The Naked Brothers Band is an American musical comedy television series created by Polly Draper, which aired on Nickelodeon from February 3, 2007, to June 13, 2009. It depicts the daily lives of Draper's sons, who lead a faux world-renowned rock band in New York City. As a mockumentary, the story line is an embellished parody of their real lives, and the fictional presence of a camera is often acknowledged. The show stars Nat Wolff and Alex Wolff, the lead singer-songwriter and drummer, respectively. Nat's fictional female interest (portrayed by Allie DiMeco) and real-life friends Thomas Batuello, David Levi, and Cooper Pillot, as well as Qaasim Middleton—who has no prior acquaintance with the family—are featured as the other band members, with Draper's jazz musician husband, Michael Wolff, as his sons' widowed accordion-playing dad and her niece Jesse Draper portraying the group's babysitter.
The series is a spin-off of Draper's film of the same name that was picked up by the network, premiering in January 2007. Draper, known for her starring role in Thirtysomething, is the executive producer and often writer and director. Albie Hecht, former president of Nickelodeon and Spike TV, is the other executive producer, under his Worldwide Biggies tag. Michael Wolff, who led the band on The Arsenio Hall Show, serves as co-executive producer and music supervisor, with Draper's brother, Tim, as the consulting producer.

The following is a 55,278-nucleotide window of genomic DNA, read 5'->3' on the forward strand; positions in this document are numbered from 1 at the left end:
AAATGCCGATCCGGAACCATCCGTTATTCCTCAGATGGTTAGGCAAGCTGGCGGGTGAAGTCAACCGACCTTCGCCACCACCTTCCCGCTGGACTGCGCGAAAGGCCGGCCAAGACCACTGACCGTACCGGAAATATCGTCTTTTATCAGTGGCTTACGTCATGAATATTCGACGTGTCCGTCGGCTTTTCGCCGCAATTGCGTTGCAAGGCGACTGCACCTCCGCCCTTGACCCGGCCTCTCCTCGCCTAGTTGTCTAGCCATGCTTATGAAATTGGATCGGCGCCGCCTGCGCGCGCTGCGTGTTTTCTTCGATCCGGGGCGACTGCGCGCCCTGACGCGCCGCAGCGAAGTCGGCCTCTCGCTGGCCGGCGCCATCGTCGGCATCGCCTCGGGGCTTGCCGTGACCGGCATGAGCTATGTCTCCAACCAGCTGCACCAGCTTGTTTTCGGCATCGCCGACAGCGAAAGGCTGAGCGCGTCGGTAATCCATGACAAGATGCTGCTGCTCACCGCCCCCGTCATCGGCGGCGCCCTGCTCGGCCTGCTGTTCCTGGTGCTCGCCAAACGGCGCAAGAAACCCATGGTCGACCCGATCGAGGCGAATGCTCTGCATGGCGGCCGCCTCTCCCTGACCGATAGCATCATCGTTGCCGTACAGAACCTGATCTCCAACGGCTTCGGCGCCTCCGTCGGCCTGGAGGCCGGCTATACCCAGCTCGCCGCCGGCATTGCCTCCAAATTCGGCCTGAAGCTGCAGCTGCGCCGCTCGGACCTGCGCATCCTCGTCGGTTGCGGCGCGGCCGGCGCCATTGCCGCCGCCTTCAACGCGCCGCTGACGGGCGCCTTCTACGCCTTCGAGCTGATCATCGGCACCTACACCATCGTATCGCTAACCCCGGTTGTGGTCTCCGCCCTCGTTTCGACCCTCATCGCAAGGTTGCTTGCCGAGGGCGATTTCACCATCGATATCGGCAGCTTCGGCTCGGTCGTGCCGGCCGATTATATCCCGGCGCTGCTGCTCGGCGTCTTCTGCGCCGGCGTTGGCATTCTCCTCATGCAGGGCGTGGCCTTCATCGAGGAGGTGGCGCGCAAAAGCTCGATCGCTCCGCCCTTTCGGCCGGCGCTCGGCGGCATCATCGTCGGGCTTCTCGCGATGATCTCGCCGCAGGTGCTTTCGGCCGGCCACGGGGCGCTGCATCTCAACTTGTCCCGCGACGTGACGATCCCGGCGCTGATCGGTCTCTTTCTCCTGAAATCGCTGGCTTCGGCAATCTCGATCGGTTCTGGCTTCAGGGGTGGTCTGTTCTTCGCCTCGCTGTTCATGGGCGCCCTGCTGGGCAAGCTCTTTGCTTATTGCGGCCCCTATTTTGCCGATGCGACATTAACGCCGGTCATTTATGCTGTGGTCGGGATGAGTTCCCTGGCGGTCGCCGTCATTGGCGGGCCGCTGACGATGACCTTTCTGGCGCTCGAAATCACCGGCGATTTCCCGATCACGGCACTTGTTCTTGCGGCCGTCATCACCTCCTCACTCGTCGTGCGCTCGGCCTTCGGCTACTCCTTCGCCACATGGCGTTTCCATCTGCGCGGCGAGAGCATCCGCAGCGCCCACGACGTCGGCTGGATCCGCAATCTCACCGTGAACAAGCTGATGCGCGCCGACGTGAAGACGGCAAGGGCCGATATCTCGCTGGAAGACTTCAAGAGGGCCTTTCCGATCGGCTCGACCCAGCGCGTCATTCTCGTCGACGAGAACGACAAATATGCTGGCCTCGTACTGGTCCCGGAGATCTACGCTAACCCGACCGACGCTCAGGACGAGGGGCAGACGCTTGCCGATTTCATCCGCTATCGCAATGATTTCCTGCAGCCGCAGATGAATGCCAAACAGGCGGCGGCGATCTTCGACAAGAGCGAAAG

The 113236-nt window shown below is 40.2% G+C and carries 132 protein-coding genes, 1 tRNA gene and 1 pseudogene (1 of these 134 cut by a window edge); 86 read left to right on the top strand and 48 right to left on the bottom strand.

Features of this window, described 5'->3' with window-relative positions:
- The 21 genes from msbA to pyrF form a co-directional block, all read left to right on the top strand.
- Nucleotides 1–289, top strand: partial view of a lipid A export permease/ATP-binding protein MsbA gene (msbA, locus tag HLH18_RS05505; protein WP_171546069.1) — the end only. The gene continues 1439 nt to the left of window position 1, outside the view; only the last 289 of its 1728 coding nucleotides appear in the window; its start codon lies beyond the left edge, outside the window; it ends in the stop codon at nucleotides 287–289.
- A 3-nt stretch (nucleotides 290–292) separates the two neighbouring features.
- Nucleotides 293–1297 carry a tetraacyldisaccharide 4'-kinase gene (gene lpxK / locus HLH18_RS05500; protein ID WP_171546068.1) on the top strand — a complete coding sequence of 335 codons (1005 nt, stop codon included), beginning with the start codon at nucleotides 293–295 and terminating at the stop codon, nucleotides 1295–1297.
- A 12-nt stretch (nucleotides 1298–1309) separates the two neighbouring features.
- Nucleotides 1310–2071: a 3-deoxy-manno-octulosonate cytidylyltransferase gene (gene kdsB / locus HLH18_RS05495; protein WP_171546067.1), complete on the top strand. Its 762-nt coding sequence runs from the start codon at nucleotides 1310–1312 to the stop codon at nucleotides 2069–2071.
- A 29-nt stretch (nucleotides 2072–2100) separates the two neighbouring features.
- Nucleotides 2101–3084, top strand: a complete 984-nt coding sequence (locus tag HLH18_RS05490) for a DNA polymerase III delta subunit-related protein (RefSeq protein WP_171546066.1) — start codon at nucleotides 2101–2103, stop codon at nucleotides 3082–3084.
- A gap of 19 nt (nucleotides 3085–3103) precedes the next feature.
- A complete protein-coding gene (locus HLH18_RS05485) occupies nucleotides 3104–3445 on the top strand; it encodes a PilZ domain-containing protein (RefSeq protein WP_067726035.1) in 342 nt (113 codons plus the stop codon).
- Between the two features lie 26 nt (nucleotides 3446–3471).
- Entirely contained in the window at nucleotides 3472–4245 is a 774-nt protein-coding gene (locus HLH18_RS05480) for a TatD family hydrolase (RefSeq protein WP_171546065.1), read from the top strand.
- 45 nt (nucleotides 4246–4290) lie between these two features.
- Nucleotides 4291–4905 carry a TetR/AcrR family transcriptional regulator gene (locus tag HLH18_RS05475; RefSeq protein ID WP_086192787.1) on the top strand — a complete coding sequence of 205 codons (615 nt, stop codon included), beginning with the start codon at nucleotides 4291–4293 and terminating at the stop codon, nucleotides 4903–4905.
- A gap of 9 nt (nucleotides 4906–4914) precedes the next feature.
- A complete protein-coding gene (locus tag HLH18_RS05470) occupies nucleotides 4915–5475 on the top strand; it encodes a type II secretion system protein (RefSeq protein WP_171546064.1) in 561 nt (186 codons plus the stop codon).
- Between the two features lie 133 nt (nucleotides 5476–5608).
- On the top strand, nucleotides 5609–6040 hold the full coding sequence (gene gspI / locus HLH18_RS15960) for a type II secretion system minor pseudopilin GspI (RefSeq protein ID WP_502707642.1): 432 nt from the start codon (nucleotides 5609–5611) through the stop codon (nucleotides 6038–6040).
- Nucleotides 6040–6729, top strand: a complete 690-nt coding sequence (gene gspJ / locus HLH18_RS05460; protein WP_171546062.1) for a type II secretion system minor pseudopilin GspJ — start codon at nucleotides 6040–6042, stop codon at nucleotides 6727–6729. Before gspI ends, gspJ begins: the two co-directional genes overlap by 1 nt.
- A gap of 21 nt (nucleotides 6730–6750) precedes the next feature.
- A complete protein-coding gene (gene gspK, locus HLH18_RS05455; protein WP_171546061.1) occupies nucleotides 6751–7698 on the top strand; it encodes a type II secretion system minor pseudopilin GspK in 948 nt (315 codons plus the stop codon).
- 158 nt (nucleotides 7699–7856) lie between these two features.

When the show debuted on the channel, it aired two episodes, garnering 3.7 million viewers. Viacom announced that the "series delivered Nickelodeon's highest-rated premiere in seven years" and it became favorable for children aged 6–11. Following the show's premiere, the band's song "Crazy Car" was placed on the Billboard Hot 100 charts, and the first and second season soundtrack albums were on the top 200 Billboard charts. The series was nominated for several awards, earning a Broadcast Music, Inc. Award and one Writers Guild of America Award. It concluded after three seasons because the network began placing high shooting demands on the family that would disrupt the siblings' schooling.